* Some soldiers overcome by fumes in tunnels used by rebels -TV
* Bid to deflect blame for nerve gas attack that killed hundreds
* U.N. official in Damascus seeking inspector access to attack site
* Activists say tissue samples being sent to U.N. inspectors
* U.S. repositions naval forces for possible military response
By Oliver Holmes
BEIRUT, Aug 24 (Reuters) - Syrian state television said soldiers found chemical materials on Saturday in tunnels that had been used by rebels, rejecting blame for a nerve gas attack that killed hundreds this week and heightened Western calls for foreign intervention.
The United States said it was realigning naval forces in the Mediterranean to give President Barack Obama the option for an armed strike on Syria and a senior U.N. official arrived in Damascus to seek access for inspectors to the gas attack site.
Syrian opposition accounts that between 500 and well over 1,000 civilians were killed by gas in munitions fired by pro-government forces, and video footage of victims' bodies, have stoked demands abroad for a robust, U.S.-led response after 2-1/2 years of international inaction on Syria's conflict.
In an attempt to strengthen the government's denials of responsibility for the chemical assault in Damascus's embattled suburbs, Syrian TV said soldiers came across chemical agents in rebel tunnels during an advance into the Jobar district.
"Army heroes are entering the tunnels of the terrorists and saw chemical agents," it quoted a "news source" as saying. "In some cases, soldiers are suffocating while entering Jobar. Ambulances came to rescue the people suffocating."
Soldiers discovered a cache of gas masks and imported pills used to ward off exposure to chemical attacks, it said, promising to air footage of "material and drums" later. The report could not be independently confirmed.
State television further accused the rebels of using poison gas "as a last resort after (government forces) achieved big gains during the last few days in Jobar".
Syrian opposition activists say President Bashar al-Assad's forces fired nerve gas projectiles into Jobar and other rebellious suburbs before dawn on Wednesday. Later in the week, activists crossed front lines around Damascus to smuggle out tissue samples from victims of the attack.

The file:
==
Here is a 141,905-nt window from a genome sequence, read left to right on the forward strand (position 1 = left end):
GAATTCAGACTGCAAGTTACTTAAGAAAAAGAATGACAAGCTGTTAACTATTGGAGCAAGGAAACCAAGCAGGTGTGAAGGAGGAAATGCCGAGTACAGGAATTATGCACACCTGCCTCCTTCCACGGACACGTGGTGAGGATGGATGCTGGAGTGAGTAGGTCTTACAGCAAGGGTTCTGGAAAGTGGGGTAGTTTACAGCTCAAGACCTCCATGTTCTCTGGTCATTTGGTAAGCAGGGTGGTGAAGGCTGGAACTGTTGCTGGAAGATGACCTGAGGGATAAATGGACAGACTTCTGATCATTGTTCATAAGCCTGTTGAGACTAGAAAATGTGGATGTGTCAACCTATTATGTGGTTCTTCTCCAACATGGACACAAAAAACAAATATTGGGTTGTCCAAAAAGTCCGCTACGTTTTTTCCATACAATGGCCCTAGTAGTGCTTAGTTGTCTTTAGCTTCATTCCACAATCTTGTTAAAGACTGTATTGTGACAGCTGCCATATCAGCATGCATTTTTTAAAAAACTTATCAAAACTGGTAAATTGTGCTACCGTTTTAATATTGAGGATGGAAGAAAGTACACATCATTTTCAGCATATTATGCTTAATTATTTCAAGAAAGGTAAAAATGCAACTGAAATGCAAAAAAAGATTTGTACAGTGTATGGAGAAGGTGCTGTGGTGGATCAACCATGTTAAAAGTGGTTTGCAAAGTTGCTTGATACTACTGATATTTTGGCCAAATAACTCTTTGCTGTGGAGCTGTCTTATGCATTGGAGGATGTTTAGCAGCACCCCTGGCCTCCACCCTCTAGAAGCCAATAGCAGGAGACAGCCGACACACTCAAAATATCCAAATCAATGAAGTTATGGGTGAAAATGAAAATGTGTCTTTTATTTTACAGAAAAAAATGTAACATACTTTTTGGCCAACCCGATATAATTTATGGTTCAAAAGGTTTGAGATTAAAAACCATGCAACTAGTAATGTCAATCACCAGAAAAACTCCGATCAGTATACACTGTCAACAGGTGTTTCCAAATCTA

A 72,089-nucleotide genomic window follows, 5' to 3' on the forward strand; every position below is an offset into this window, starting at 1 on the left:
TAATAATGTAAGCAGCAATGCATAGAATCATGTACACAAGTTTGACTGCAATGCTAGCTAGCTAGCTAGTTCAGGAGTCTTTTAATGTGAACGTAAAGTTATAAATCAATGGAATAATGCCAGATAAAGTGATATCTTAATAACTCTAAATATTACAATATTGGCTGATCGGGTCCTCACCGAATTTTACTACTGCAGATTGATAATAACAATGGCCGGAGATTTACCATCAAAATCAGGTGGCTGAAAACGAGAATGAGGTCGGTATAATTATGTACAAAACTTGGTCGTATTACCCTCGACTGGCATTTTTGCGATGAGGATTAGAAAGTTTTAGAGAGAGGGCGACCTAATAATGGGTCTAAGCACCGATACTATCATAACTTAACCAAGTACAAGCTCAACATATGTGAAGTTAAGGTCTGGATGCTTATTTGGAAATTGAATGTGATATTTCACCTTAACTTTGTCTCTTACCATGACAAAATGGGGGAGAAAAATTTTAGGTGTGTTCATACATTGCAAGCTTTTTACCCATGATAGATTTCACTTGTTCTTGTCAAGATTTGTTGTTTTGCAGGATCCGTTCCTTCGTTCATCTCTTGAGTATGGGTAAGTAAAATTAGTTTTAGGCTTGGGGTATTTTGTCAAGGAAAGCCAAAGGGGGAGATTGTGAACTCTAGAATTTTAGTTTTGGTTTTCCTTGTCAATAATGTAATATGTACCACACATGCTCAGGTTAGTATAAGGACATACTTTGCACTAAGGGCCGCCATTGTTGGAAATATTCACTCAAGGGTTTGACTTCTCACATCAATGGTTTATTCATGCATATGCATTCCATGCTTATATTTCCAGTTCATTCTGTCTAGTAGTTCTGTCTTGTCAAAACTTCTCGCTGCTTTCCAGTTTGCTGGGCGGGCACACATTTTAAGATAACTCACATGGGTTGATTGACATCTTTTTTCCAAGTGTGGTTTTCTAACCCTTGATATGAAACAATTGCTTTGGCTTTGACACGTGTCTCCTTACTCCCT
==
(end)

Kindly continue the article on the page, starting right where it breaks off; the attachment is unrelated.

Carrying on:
The Syrian government and the rebels blamed one another for several previous reported cases of poison gas attacks, both denying responsibility. No independent verification of details has been possible due to a lack of access to battle zones.
Damascus has said it would never deploy chemical weapons against its own citizens, and has suggested rebels may have carried out the latest attack themselves to provoke foreign intervention.
Obama has long been hesitant to intervene in Syria, wary of its position straddling fault lines of wider sectarian conflict in the Middle East, and he reiterated such reluctance on Friday.
But, in a development that could raise pressure on Obama to act, American and European security sources said U.S. and allied intelligence agencies had made a preliminary assessment that chemical weapons were used by pro-Assad forces this week.
Major world powers - including Russia, Assad's main ally which has long blocked U.N.-sponsored intervention against him - have urged the Syrian leader to cooperate with a U.N. inspection team that arrived on Sunday to pursue earlier allegations of chemical weapons assaults in the civil war.
U.N. High Representative for Disarmament Affairs Angela Kane arrived to Damascus on Saturday to press for a Syrian government green light for inspectors to examine areas of Damascus suburbs said to have been targeted on Wednesday.
Assad's government has not said whether it will grant such access despite increasing pressure from the United Nations, Western and Gulf Arab countries and Russia. If confirmed, it would be the world's deadliest chemical attack in decades.